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AnalogicTech stays 'fabless without foundries'

Posted: 21 May 2009 ?? ?Print Version ?Bookmark and Share

Keywords:analog market? power management? fabless?

Fabless strategy

What is your manufacturing strategy?
Our vision is to be fabless without foundries. What we did is we partnered with basically DRAM fabs. DRAM fabs have the highest volume, lowest cost and most advanced technology on earth. They only know make DRAM. They have to keep moving the curve and when they do, they have to vacate their last fab. Then, they have to backfill it with something. Normally, they have to backfill it with LCD line drivers and camera image sensors.

So we went to those fabs and took our own process technology. We say: 'Make that process for us and we'll show you how. And then you'll have all of our business or half of it as long as you use our technology and don't sell it to anyone else.' We have now gotten to the point where we can bring up a process without anybody knowing exactly what it does.

Who makes your product?
The two fabs we work most closely with are MagnaChip and Vanguard. We've also worked some with a China fab call CSMC. We have more fabs than we know what to do with it.

South Korea's MagnaChip is an IDM and foundry provider. Taiwan's Vanguard was in the DRAM business years ago, but it now focuses on the specialty foundry business. Are you interested in partnering with TSMC?
Absolutely not. Whatever I teach them, they will use against me.

In your fabs, you have developed a so-called ModularBCD process. Is that a generic BCD (bipolar, CMOS, DMOS) process?
It's a very unique way of doing BCD. BCD is preferred in high voltage and power. In analog, it gives you different combinations of transistors. Bipolar is good for precision analog. The CMOS is very good for digital, because you always have to have interface and CMOS is also good for low-power analog. The DMOS makes robust power devices.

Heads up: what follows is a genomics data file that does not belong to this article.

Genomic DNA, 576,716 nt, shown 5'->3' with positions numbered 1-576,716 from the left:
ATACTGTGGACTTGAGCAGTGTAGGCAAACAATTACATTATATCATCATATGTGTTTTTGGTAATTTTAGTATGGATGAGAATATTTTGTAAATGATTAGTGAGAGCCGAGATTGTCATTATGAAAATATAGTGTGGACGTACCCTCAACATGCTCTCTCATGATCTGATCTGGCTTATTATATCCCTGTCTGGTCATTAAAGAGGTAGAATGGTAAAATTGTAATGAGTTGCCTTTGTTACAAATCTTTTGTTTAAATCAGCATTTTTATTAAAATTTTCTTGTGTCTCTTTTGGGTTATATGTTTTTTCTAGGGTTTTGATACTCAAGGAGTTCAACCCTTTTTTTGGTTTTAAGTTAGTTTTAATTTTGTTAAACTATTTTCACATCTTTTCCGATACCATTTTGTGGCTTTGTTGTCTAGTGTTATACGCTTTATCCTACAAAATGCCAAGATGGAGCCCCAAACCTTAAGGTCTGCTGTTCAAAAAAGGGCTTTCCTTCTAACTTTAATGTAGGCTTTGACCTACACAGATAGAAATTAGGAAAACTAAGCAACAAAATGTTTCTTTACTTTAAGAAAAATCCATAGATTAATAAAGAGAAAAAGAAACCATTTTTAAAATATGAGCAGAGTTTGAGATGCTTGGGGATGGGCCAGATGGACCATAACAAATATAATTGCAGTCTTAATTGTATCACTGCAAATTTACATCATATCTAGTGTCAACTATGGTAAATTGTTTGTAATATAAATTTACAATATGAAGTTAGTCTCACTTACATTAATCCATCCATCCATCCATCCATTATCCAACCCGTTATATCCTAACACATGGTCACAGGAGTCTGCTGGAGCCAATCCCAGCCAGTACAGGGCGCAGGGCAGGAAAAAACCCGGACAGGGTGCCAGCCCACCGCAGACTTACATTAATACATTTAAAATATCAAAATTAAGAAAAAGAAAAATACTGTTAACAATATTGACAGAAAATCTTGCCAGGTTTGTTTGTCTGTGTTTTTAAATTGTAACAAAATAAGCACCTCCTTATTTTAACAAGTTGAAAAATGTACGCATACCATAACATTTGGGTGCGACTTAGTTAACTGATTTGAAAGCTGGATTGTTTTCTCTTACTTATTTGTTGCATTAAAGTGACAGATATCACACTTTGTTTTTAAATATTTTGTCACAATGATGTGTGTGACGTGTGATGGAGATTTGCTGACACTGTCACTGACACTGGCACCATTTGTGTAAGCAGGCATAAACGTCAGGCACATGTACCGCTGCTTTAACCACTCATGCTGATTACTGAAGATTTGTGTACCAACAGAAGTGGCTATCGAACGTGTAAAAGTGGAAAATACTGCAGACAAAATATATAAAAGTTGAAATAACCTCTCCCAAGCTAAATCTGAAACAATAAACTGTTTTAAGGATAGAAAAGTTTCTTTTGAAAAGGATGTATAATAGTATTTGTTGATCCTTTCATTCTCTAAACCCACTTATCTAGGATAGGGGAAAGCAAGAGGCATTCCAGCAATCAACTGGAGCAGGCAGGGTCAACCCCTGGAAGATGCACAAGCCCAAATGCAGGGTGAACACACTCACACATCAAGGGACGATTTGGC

The problem is that everybody's BCD process in the world evolved the B from the bipolar processes. And those old bipolar processes come from the 60s and 70s. And it's high-temperature with a layer of silicon called epitaxy grown on top of wafer. The thickness of the epi sets the voltage. If you change your mind and want to go from 40V to 60V, now you have to grow thicker epi. Once you do that, all the design rules change.

ST and TI have more BCD processes than anybody else. They also have like 25 flavors of different processes. If I had huge design teams, I can do that. Because we created a process that is modular, the 3-, 5-, 12-, 18-, 30- or 60V sections don't even know they are on the same silicon. There is no epitaxy. There no isolation diffusion. There is no high temperature processing. It's all done in low temperature. Because of that, the 5-, 12- or 30V is just a module. That means the circuits are also modules.

What node are you on?
Most of our competitors are at 0.5?m. And some of them are using 3?m. We're 0.35?m on the mainstream effort we're putting in now. The next node we will bring up is 0.18?m. We will skip the 0.25?m node. We don't think 0.25?m is worth it. 0.35?m has a huge installed capacity. 0.18?m has a huge installed capacity. The problem is 0.18?m is more expensive. If you look at the cost of the mask sets at 0.35?m, I don't have to consider them in my ROI. At 0.18?m, the glass cost is enough that I have to consider will I make my money back?

When will you roll out 0.18?m devices?
No earlier than next year. We're actually looking at our first design concepts right now. If it were to be in production at all next year, it would be a limited list of modules.

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